For many aging people, gray hair is something to dye for

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The question is, "Gray hair: color it or celebrate it?"

There are dyed-in-the-wool feminists who swear by Miss Clairol, and there are ardent anti-feminists who wear their gray like a silver crown. In between, there are all manner of women, and men: those who color the gray, those who don't.

"There are no set rules for gray hair anymore," says Antwine Freeman, of Michael and Co. hair salon in Peoria, Ill. "It's a personal choice."

Hair is a multimillion-dollar industry built out of contemporary necessities. "Bad hair day" is much more part of the modern lingo than "crowning glory." If old attitudes about beauty and aging are falling by the wayside, it hasn't quite gotten to the point that there's a definitive answer to the gray hair question.

"There are still an awful lot of ladies who color their hair," says Richard Anche, the gray-haired owner of a self-named salon. New coloring techniques have given them new options, such as "low-lighting," darkening pieces of hair instead of lightening it. "This way, you can adjust hair color so it's not so gray."

Anche points out that many people aren't pleased with the first signs of gray. "Pure white or salt-and-pepper can be very attractive," he says, "but when you first start graying, it doesn't seem like it."

Indeed, that first sign of gray can be upsetting. A coarse, unruly strand that seems to have its own mind, it usually appears around one's early 30s. The anxiety comes not from what it is, but what it represents: the inevitable.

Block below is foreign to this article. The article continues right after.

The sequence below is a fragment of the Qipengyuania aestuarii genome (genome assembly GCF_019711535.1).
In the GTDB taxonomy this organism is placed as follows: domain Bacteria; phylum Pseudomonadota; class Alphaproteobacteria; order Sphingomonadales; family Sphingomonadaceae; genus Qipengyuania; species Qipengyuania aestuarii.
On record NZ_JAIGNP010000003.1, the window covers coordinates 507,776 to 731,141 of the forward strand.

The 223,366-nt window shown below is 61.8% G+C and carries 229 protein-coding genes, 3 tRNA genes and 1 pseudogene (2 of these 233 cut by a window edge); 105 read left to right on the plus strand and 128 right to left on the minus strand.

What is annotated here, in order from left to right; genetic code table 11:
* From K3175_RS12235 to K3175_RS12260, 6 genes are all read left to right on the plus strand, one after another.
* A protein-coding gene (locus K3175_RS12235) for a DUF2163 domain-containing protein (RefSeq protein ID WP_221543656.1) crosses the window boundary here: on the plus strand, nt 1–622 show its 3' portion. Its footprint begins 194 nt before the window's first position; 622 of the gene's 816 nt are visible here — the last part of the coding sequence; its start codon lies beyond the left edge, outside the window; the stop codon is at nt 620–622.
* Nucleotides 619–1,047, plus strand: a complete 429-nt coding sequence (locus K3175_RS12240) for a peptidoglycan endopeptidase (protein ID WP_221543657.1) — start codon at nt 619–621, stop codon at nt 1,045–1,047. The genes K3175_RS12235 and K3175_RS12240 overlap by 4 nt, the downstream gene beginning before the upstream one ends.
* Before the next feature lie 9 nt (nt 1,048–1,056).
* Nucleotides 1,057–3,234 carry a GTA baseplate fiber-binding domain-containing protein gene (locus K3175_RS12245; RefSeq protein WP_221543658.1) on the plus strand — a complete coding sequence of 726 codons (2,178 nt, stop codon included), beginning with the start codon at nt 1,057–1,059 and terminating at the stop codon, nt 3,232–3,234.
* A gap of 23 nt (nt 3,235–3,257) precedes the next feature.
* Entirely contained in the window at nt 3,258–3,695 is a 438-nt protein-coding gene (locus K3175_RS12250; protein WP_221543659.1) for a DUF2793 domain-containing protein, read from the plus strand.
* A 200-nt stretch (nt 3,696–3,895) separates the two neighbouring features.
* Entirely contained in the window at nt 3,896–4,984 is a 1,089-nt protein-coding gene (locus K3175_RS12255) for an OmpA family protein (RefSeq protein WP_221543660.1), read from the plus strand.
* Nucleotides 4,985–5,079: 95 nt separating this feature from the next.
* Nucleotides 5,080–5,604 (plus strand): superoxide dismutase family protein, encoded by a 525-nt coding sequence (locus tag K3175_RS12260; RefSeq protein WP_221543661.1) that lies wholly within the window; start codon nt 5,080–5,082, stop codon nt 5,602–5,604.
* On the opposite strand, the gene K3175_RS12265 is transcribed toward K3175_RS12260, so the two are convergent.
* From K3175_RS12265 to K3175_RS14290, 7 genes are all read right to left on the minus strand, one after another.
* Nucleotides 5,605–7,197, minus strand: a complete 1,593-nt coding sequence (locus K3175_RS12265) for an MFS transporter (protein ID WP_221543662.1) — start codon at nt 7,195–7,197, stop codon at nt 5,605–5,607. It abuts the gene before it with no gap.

A few generations ago, women didn't have as many choices, says Margaret Voelker-Ferrier of the University of Cincinnati, who has studied fashion and aging trends. "In my mother's generation, almost every woman was a 'Loving Care' consumer."

Society is changing, she says, but it hasn't gotten to the point that older, gray-haired women are considered distinguished looking in the same way as older, gray-haired men.

Still, no one's willing to say the trend is toward anything other than personal choice.

About 55 percent of women color their hair either at home or at salons, according to surveys by Miss Clairol. And of those who color their hair at home, an age breakout doesn't really give a clear answer to the "should I, shouldn't I" question, because:

*13- to 24-year-olds, 39 percent;

*25- to 39-year-olds, 34 percent;

*40- to 49-year-olds, 39 percent;

*50- to 69-year-olds, 34 percent.

Looked at another way, about the same percentages of women younger than 40 color their hair as their older counterparts.

That's due, in large part, to the growing number of young people who see coloring their hair as a way to express their individuality. (For the sake of fairness, 11 percent of men color their hair, though there is no breakdown by age group.)

A look at Miss Clairol's most popular color choices does offer a possible clue. The largest group of women who color their hair choose a brown shade (37 percent), followed closely by blond shades (34 percent). Red or auburn shades come in third at 24 percent, and shades of black hang in there with just 4 percent.

Meanwhile, only 1 percent choose shades that enhance the gray.

Despite this low percentage, Voelker-Ferrier thinks more women want to celebrate their gray hair and the numbers will only increase as the baby boomer generation ages.

"They're saying I've earned it, I'm proud of it and I'm going to wear it, and they're making aging more acceptable."